For Hugh

Hugh Nibley died. He was very old, but his words had so much relevance and meaning to me, I can’t help but being somewhat sad. The way he wrote about things, well, he did alot for faith and understanding of my religious beliefs. I grateful for that.
The sad thing is that he died amid so much controversy because his daughter wrote a book, claiming that he sexually abused her. It isn’t my place to determine the truth of that allegation, all of his other children have vehemently defended him. But what it has caused me to think about is sometimes the blame that individuals assign to others as a means of justifying their actions or why they chose to believe or not.
The easiest thing to do in the world is to blame other people for our decisions. What people should really say when they decide that they no longer want to be a part of an organized religion is say, I didn’t believe that, because what it really comes down to is a lack of faith on an individual’s part. That lack of faith may be affected by the actions of others, but it is a person’s own choice to believe or not to believe. Blaming a 90 year old man who can’t defend himself hardly seems like a valid exercise.
I have thought alot about my own reasons for doing or not doing what I have been taught is right in my religious cannon. Sometimes, I think it is easy to blame someone else for my lack of perfection. It isn’t fair – the choices I make are my own. The wrongs that have been done to me are owned by the person that perpetrated those wrongs, not by me. We are defined not by what people do to us, but how we react to those things and how we act ourselves.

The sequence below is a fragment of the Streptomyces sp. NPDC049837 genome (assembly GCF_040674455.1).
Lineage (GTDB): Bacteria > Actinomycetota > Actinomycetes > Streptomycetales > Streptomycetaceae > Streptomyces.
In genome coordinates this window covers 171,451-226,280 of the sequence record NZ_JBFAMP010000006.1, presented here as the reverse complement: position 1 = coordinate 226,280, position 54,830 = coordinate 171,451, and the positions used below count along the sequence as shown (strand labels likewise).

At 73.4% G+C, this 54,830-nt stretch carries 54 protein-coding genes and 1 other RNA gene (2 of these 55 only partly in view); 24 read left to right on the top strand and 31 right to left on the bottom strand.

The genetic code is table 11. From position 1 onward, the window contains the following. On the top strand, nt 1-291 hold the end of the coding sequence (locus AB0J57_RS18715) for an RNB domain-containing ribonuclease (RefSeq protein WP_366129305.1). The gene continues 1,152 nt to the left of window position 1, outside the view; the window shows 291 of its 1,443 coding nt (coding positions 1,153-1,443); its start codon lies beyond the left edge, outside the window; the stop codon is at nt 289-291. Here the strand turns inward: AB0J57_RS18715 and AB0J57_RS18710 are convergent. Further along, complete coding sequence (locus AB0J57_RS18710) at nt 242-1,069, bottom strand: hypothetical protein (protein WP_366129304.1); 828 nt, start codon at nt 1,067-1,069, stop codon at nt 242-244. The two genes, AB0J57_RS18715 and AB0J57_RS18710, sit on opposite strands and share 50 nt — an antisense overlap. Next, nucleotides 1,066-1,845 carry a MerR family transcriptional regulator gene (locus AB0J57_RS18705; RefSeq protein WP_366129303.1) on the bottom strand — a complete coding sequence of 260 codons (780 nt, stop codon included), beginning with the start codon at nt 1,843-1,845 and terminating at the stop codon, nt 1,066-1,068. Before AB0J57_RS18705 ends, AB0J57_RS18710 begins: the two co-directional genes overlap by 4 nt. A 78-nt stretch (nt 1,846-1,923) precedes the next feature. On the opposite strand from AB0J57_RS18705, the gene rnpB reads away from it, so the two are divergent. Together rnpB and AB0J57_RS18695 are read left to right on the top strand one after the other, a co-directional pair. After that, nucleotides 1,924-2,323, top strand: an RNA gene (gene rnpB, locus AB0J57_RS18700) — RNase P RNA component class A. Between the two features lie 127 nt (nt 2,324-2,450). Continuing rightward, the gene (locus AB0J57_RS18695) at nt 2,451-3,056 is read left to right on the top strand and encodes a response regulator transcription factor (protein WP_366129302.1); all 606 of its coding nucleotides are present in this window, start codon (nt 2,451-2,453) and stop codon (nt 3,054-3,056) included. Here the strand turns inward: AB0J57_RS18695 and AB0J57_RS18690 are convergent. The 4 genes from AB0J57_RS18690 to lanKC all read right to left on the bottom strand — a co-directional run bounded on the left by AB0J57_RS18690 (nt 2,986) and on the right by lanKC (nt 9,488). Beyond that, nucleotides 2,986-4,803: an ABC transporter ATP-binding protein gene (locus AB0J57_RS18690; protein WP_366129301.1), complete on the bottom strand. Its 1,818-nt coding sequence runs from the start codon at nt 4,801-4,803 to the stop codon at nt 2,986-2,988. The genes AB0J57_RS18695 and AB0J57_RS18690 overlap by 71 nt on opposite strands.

It gives me a moment to pause, because at times I have felt like my church isn’t worth the sacrifice it requires. But then I realize, that the people I know who have unconditionally surrendered their will to do what they believe is right, according to my religion, are generally the happiest people I know. In contrast, the people I know that have said that the sacrifice is too difficult, and are therefore not pursuing religion anymore are generally not happy, but fault other people for their misery. Faulting other people doesn’t make them any happier, it only results in them finding more fault in more people.
It doesn’t work when all I want to be is beaming and radiant. It doesn’t work when I believe what Nibley has written about the way that we approach Zion, the way that we become more Godlike ourselves.
I am by no means a model Latter-day Saint. I make mistakes all of the time, and I have my own struggles with doubt. However, something about the way Nibley wrote about scripture taught me that I too can work things out in my own mind at at the end of the day find a place to work out my own salvation.

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